Archibald Riddell (minister)

Rev Archibald Riddell (16351708) was a Scots-born 17th-century Presbyterian church minister in Scotland and America. His name is sometimes spelled Riddel.[3] He preached at conventicles in a time when such actions were considered high treason. He was imprisoned on the Bass Rock and was later banished to New Jersey.

For the Canadian politician, see Archibald Riddell.

Archibald Riddell

Trinity College Kirk, Riddell’s last charge
Church Kippen, First Presbyterian Church, Woodbridge, NJ, Weymss, Kirkcaldy, Trinity College Kirk
Orders
Ordination private at Kippen
Personal details
Died 1708
Edinburgh
Denomination Christian
Spouse died in transit to America
Children four: Janet (m. James Dundas), Walter (naval officer) and John (physician)[1] and Sarah (Mrs John Currie)[2]

. . . Archibald Riddell (minister) . . .

His father was Sir Walter, second baronet of Riddell.[4] His mother was Janet, daughter of William Rigg of Athernie, in Fife. Archibald had two older brothers: Sir John, who succeeded his father; and William, who started the Riddells of Glen-Riddell, in Dumfries-shire.[5] Archibald graduated from Edinburgh University on 9 July 1656 with a Master of Arts degree.[6]

Crags and scree in the Corrie of Balglass, near Fintry. A conventicle was held there which was attacked when it did not disperse when ordered to.

Archibald was privately ordained to the ministry at Kippen by John Law around 1670.[7] He was a field preacher along with John Blackadder and John Dickson. At one such conventicle, at which Robert Garnock was present there was an exchange of gunfire with government soldiers.[8][9][10] Riddell was caught for keeping conventicles, by the laird of Graden, a relative of his wife, in September 1680 and taken to Jedburgh tolbooth before being taken to the Edinburgh Tolbooth for about nine months.[11][12] “From there he was sentenced to the Bass Rock, on 8 July 1681 to remain prisoner there.”[13][14]

Following a petition from George Scot (whose wife was Riddell’s cousin)[15] who had himself been a prisoner on the Bass he was released from prison to be banished to a plantation in America along with other prisoners several of whom had been tortured:[16]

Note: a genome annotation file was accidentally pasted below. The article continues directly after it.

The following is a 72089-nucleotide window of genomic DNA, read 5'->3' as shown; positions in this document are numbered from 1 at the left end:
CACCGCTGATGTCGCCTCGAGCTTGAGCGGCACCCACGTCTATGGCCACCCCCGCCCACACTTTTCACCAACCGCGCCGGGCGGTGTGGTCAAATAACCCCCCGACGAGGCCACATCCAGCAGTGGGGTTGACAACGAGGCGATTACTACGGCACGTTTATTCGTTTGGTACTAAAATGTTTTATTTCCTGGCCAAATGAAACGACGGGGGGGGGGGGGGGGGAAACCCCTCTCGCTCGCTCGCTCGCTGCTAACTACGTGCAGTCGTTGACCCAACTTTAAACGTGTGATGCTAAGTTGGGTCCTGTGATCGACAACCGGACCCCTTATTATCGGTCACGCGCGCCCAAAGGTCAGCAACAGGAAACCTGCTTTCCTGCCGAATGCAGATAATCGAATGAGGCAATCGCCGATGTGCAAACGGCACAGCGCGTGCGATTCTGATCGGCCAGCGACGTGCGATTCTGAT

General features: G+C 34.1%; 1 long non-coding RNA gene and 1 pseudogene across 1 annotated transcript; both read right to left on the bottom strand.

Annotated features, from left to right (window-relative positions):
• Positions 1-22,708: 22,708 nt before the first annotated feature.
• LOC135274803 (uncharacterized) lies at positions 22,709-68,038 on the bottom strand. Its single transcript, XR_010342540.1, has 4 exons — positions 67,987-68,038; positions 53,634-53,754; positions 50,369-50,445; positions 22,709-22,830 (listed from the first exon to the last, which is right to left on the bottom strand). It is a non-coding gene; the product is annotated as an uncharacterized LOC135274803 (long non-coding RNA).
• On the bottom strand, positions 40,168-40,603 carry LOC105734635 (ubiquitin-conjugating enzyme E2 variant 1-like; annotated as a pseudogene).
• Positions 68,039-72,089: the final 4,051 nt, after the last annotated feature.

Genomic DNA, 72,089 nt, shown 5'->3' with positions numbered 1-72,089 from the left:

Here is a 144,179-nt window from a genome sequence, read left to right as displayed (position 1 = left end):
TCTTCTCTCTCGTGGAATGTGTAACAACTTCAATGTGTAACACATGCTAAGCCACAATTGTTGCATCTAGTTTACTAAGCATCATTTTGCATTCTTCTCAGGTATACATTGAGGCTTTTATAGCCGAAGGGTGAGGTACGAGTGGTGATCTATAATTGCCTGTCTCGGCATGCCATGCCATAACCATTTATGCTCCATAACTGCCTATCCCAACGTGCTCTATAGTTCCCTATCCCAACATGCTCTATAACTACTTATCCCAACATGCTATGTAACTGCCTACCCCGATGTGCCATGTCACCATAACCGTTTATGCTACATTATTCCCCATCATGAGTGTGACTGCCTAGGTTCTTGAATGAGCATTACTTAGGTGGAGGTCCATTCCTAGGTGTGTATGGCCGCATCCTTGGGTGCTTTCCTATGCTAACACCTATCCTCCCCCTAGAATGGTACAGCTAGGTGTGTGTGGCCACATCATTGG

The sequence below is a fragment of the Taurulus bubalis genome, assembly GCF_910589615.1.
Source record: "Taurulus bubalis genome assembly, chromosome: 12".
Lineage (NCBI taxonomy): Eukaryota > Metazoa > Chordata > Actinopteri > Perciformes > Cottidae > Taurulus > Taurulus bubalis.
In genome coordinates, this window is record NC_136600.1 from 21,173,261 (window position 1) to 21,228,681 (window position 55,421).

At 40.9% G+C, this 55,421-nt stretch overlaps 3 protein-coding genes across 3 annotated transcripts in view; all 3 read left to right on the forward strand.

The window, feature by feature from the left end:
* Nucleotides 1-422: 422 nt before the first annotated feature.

“Edinburgh, 24th December 1684. The Lords of his Majesty’s Privy Council having considered a petition presented by Mr George Scot of Pitlochie, desiring that, in regard the Council have granted him the benefit of some persons lately sentenced to the plantations, in order to their being transported thither, and that he is willing to transport Mr Archibald Riddell, prisoner in the Bass, liberty might be granted to him for some time to put his affairs in order, and attend several processes now depending both for and against him before the Session, upon the petitioner’s being cautioner for him, that he shall immediately after his liberty, come to his own lodgings in Edinburgh, and confine himself there during his abode here, and, in the mean time, keep no conventicles ; and be by him transported to East Jersey in America, and never return to this kingdom thereafter, without special licence from the Council : The said Lords do grant the said desire, and recommend to the Lord High Chancellor, governor of the said Isle of Bass, to give order and warrant to his deputy-governor of that isle, to deliver to the petitioner, or his order, the person of the said Mr Archibald Riddell, in regard the petitioner hath become caution to the effect foresaid, under the penalty of five thousand merks Scots money, in case of failure in any of the premises.”

. . . Archibald Riddell (minister) . . .

This article is issued from web site Wikipedia. The original article may be a bit shortened or modified. Some links may have been modified. The text is licensed under “Creative Commons – Attribution – Sharealike” [1] and some of the text can also be licensed under the terms of the “GNU Free Documentation License” [2]. Additional terms may apply for the media files. By using this site, you agree to our Legal pages . Web links: [1] [2]

. . . Archibald Riddell (minister) . . .